How New Wave was François Truffaut’s cinema?

In its 18th edition, Colcoa (City of Lights, City of Angels) Film Festival, which is considered the biggest French film festival
outside of France, screening this year 61 films this year, celebrated the legacy of iconic French director, François Truffaut, who passed away 30 years ago, with a screening of one of his movies The Man Who Loved Women (1975), ensued by a panel discussion that injects doubt into his allegiance to the New Wave movement that he had spearheaded.

Like in many of Truffaut’s films, The Man Who Loved Women, a comedic tale of a serial womaniser, Bertrand, whose obsession with the opposite sex leads to his demise, has an underlying autobiographical resonance. In this case, the flashback sequence of Bertrand as a child struggling to connect with his mother clearly refers to Truffaut’s own loveless childhood, which was the topic of his feature debut The 400 Blows (1959), which garnered him the Best Director award at Cannes Film Festival in 1959.

Ironically, it was his difficult childhood that impelled him to seek refuge in cinemas from the exigencies of reality, and later became a source of inspiration for his films. Speaking at the panel discussion, his daughter Laura Truffaut said that she had met her grandparents only once when she was 8, because they didn’t like children.

Truffault began his professional career as a film critic  for Cahiers du Cinema, where he lambasted the contemporary traditional French cinema, for its overt sentimentality and lack of innovation. Panelist Oscar-winning director Claude Lelouch, whose film We Love You, You Bastard opened the festival, said that Truffaut’s writing often dismayed him because it disparaged some of his favourite classic directors.

Soon, the young critic swapped his pen for a camera and became one of the pioneers, alongside other critics most notably Jean-Luc Godard, of the New Wave Cinema movement, which rejected the conventional filmmaking methods and espoused shooting on location and using natural light.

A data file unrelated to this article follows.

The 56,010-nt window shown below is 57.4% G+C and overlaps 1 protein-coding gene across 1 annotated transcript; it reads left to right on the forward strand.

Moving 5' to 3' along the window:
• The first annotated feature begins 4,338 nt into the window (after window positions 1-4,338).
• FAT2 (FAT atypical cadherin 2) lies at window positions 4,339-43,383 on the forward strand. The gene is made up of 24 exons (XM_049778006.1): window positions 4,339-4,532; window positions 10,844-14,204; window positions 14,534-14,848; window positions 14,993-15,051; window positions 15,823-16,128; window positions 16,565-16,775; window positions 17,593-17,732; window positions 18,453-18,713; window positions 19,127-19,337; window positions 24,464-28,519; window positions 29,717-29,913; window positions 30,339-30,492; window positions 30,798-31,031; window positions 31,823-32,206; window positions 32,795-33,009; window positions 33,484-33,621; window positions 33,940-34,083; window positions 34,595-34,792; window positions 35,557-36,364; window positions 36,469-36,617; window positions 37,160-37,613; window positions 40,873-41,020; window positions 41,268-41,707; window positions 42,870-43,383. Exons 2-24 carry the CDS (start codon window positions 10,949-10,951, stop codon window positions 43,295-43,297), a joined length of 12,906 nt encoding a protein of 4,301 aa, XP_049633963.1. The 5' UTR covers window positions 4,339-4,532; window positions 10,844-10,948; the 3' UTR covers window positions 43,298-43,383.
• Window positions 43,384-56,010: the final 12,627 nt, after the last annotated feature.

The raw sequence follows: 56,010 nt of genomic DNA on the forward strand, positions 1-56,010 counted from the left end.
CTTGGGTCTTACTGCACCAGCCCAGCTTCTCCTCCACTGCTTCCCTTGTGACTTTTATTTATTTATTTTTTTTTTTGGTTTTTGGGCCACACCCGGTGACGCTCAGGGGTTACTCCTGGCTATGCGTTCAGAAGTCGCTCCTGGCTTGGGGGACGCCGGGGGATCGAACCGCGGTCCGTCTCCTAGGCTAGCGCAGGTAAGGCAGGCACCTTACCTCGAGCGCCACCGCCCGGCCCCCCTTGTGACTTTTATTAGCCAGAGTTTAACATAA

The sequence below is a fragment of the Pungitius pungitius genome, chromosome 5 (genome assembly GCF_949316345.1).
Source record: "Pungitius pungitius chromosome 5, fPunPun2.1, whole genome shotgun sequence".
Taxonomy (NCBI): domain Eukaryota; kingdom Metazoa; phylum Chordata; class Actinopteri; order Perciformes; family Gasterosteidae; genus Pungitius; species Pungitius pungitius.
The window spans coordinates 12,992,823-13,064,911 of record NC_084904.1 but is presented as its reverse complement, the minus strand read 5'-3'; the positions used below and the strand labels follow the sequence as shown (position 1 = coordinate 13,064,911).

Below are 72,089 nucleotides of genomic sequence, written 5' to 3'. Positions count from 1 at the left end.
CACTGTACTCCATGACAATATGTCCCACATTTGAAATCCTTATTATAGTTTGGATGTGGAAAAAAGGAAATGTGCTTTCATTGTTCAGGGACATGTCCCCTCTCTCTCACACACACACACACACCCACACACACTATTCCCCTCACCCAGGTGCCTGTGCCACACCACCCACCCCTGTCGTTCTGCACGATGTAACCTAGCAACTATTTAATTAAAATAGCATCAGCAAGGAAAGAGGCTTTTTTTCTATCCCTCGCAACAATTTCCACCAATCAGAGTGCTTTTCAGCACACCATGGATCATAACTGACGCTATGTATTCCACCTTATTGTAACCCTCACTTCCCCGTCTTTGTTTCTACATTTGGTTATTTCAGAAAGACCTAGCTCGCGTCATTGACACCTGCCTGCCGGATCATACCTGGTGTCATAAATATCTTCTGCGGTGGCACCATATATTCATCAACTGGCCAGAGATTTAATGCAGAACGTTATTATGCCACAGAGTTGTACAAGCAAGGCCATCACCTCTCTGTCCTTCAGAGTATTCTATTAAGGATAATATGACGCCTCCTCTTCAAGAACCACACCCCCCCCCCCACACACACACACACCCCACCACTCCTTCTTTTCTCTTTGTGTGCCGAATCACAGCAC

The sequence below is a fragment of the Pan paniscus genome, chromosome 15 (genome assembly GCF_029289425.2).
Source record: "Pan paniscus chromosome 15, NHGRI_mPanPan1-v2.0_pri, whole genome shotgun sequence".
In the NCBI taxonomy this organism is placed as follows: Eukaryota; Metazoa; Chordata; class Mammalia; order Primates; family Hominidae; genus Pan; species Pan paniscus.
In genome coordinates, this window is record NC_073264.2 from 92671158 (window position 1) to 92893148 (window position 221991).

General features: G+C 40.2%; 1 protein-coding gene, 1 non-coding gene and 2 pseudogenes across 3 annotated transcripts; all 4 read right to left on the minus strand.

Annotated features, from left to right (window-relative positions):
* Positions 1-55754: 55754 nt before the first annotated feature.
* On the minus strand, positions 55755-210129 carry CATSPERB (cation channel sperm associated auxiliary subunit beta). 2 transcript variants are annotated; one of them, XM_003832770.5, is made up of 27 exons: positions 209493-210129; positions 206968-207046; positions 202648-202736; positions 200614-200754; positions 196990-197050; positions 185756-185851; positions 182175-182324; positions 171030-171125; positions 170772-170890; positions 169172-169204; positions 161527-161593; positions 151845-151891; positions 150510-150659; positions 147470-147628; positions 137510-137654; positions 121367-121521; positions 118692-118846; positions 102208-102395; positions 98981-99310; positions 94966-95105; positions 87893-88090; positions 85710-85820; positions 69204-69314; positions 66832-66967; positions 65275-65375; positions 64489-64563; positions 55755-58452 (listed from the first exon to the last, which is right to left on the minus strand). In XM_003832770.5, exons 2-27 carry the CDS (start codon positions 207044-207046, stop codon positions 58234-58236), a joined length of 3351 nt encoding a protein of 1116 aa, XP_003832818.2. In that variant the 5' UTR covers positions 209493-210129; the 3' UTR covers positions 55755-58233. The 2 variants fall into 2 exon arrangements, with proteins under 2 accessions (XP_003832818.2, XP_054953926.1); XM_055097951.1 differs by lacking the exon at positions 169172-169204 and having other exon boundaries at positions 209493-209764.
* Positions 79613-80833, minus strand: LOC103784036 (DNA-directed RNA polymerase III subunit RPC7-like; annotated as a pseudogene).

He became the face of the New Wave movement, because the world became aware of it thanks to the sensational success of his film The 400 blows at Cannes Film Festival in 1959.

Lelouch, though, insists that the New Wave movement would’ve not existed had it not been for the new developments in film technology, particularly fast film ASA 400, which enabled filmmakers to shoot in natural light, as much as paint tubes had enabled impressionist artists to paint outdoors. “It was not new cinema; but rather a new cinematography,” he stresses.

New Wave cinema, however, was also as innovative in its style and storytelling as Jean-Luc Godard demonstrated in his revolutionary, Trufault-scripted,  film Breathless (1961), which featured jump cuts, hand-held camerawork, a disjointed narrative, an improvised musical score, dialogue spoken directly to camera, frequent changes in pace and mood, in addition to the use of real locations.

“Godard, not Truffaut, personifies the New Wave,” said Lelouch, who is seemingly not fond of the Godard. “I learned from Truffaut how to make use of the camera and from Godard how not to use it,” he chuckled. “Truffaut directs the camera as if it were an actor, an invisible one, but for the Godard the camera is just an extra.”

Lelouch’s comment about Godard was met few groans from the audience. Nonetheless, one couldn’t deny the evident disparity in the two new wave directors filmmaking, in form and substance.

While Godard continued to audaciously experiment in his films, Truffaut retreated into classical methods of filmmaking, following the commercial failure of Shoot The Piano Player (1960); Godard’s cinema was poetic and rebellious and Truffaut’s was lyrical. Furthermore, Truffaut fiercely rejected Godard’s use of cinema to promulgate his radical political views, while the latter accused him of telling lies in his movies. The relationship between the two men reached a breaking point following the release of Truffaut’s Oscar-winner Day for Night in 1973, and they never spoke to each other again.

“My father’s movies were sentimental,” Laura confirmed. “They dealt with real people and their daily life, human relations and love.”

Lelouch nods his head in agreement. “It’s interesting that Truffaut ended up embracing the classic cinema that he had so aggressively attacked.”

Considered one of the greatest filmmakers of his generation and an inspiration for the younger ones, Truffaut made 25 films, 5 short of his declared goal. He still had numerous films in preparation when he died from a brain tumor at the age of 52.